The local police department’s Citizen’s Academy wrapped up this week. I have already compared and contrasted police work and karate twice (see Part One and Part Two). Of course not everything I learned over the course of ten classes was directly relatable to karate. That’s perfectly OK – I enjoyed learning new things and making connections with people in my community. I had fun listening to people whose perspectives are different from my own. During the penultimate class, we found out that we share a deeply fundamental thing. By and large, we want to preserve our own lives and we are capable of making choices, for good or ill, pretty much instantly in a “him or me” situation.
For the next-to-the-last class, we got to experience a simple firearm simulation program. With the right software I can download, say, a clip from the movie “The Shining,” then, with a fake gun and a special screen, “shoot” Jack before he has a chance to sneer, “Heeeeer’s Johnny!” Or I can “hunt” velociraptors in Jurassic Park’s kitchen. That’s all fun stuff, of course, but think about this. I can also download actual dashboard camera or bodycam footage recorded on the scene of a real situation. I can compare my performance to actual policemen.
I know in one aspect I’d do worse than any given police officer. As of this writing I’m such a poor marksman that I can’t even hit the broad side of a barn. I don’t have the muscle memory to pull the trigger of a pistol properly, much less pull the pistol out of its holster without shooting my own kneecap off. My incompetence could change over time. With a good bit of consistent training and practice, I could be even more of a badass with a firearm than I am with empty hands. Some of my fellow students were good marksmen, firing neat little clusters of shots at the bad guys’ vital organs. But that wasn’t the point of our lesson at all.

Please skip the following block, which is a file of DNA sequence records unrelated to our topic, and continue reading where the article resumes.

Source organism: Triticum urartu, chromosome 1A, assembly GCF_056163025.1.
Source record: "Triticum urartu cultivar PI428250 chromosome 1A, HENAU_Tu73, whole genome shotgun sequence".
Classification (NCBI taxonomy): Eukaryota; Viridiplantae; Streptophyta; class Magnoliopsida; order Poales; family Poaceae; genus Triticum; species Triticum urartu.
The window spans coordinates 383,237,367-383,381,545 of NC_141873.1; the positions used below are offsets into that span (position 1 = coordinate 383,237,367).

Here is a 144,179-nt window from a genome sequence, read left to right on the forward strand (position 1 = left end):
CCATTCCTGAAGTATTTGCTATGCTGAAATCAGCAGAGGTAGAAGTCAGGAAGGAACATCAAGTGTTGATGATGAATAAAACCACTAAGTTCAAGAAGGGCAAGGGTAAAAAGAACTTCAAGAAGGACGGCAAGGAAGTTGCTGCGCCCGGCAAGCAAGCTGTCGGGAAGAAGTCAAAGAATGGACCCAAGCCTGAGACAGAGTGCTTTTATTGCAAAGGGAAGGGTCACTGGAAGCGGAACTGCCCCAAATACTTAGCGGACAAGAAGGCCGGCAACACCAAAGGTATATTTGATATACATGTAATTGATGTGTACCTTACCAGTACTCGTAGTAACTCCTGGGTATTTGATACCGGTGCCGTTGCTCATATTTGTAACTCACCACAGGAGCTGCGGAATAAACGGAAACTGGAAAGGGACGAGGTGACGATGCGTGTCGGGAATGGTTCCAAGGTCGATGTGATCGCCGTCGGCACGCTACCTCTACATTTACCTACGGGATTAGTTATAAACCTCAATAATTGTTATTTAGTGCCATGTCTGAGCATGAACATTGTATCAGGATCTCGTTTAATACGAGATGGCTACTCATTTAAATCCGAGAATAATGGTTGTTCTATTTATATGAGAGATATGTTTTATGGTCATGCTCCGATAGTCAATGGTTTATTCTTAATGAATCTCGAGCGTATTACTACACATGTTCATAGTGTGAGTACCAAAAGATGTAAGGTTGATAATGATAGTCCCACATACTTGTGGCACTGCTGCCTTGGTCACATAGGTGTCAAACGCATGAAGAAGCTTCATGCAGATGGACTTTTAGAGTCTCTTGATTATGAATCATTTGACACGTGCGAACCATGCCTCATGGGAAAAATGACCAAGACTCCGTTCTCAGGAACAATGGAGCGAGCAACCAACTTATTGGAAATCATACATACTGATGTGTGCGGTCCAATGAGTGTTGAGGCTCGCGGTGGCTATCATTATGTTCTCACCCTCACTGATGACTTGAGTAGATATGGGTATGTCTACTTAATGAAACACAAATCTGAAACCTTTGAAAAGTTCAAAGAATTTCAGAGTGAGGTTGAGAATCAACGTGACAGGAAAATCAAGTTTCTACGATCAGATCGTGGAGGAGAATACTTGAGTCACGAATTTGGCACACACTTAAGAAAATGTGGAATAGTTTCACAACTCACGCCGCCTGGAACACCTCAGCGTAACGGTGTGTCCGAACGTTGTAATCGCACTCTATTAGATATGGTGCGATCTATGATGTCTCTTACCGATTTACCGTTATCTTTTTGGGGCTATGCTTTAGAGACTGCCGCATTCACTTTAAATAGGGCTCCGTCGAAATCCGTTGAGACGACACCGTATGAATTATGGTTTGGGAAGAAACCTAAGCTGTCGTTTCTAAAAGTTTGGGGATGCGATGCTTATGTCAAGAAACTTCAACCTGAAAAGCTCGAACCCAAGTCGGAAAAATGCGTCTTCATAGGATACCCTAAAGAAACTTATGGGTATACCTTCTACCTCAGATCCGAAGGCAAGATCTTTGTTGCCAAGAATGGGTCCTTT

Before my fellow students and I got to try out the firearm simulator, we spent about an hour talking about decision making and consequences. This was mostly about the standards that the police are held to and the options they may or may not get to employ before taking a life. Apparently, at least in my state, civilians are not held to the same high standards (see Washington RCW 9A.16.010 for what civilians can do). I need to ask if training in empty hand or firearms makes any difference for civilians. But one thing is for sure – police and civilians alike usually face civil lawsuits for their actions.
For the purpose of the lesson it didn’t matter that one participant clearly would have killed the baddie while another participant shot a wastebasket instead (hey, she did better than me). Three instructors and at least a dozen citizens, all agreed that whoever was “on stage” was justified in their actions. Everyone who tried the simulations made the right decisions – they got the baddies, they didn’t shoot if the baddie surrendered, and they didn’t shoot anyone they shouldn’t have. We all agreed on what the right thing to do was in every single scenario. Every single person who actually fired that fake gun at the screen made their decisions instantly.
So in one sense, I don’t think I have to worry at all about my ability to assess situations and employ my options. It’s good to have that confirmation of seeing my fellow humans make those decisions and to experience those scenarios myself. So far in my adult life, I’ve been able to avoid fighting. But if and when I do have to fight, there will be consequences.
Other authors have far more authority than I to write about PTSD. I don’t mean to downplay it by skimming over it. But PTSD is only part of the aftermath of violence.